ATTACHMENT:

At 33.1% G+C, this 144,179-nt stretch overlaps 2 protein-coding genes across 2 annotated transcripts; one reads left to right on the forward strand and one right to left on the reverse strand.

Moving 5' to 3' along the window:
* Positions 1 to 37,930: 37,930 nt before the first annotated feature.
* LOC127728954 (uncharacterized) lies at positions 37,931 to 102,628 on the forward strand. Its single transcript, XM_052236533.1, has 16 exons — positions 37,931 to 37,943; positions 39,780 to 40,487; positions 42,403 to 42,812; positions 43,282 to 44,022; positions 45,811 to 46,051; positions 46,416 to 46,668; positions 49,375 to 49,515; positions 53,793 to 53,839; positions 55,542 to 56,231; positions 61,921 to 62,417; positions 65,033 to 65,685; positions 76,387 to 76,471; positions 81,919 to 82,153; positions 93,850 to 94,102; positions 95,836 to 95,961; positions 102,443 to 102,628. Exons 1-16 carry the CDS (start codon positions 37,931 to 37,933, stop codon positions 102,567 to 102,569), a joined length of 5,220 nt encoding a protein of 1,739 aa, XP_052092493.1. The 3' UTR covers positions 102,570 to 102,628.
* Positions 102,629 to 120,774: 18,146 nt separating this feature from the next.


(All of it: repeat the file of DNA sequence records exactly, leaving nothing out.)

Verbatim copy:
At 33.1% G+C, this 144,179-nt stretch overlaps 2 protein-coding genes across 2 annotated transcripts; one reads left to right on the forward strand and one right to left on the reverse strand.

Moving 5' to 3' along the window:
* Positions 1 to 37,930: 37,930 nt before the first annotated feature.
* LOC127728954 (uncharacterized) lies at positions 37,931 to 102,628 on the forward strand. Its single transcript, XM_052236533.1, has 16 exons — positions 37,931 to 37,943; positions 39,780 to 40,487; positions 42,403 to 42,812; positions 43,282 to 44,022; positions 45,811 to 46,051; positions 46,416 to 46,668; positions 49,375 to 49,515; positions 53,793 to 53,839; positions 55,542 to 56,231; positions 61,921 to 62,417; positions 65,033 to 65,685; positions 76,387 to 76,471; positions 81,919 to 82,153; positions 93,850 to 94,102; positions 95,836 to 95,961; positions 102,443 to 102,628. Exons 1-16 carry the CDS (start codon positions 37,931 to 37,933, stop codon positions 102,567 to 102,569), a joined length of 5,220 nt encoding a protein of 1,739 aa, XP_052092493.1. The 3' UTR covers positions 102,570 to 102,628.
* Positions 102,629 to 120,774: 18,146 nt separating this feature from the next.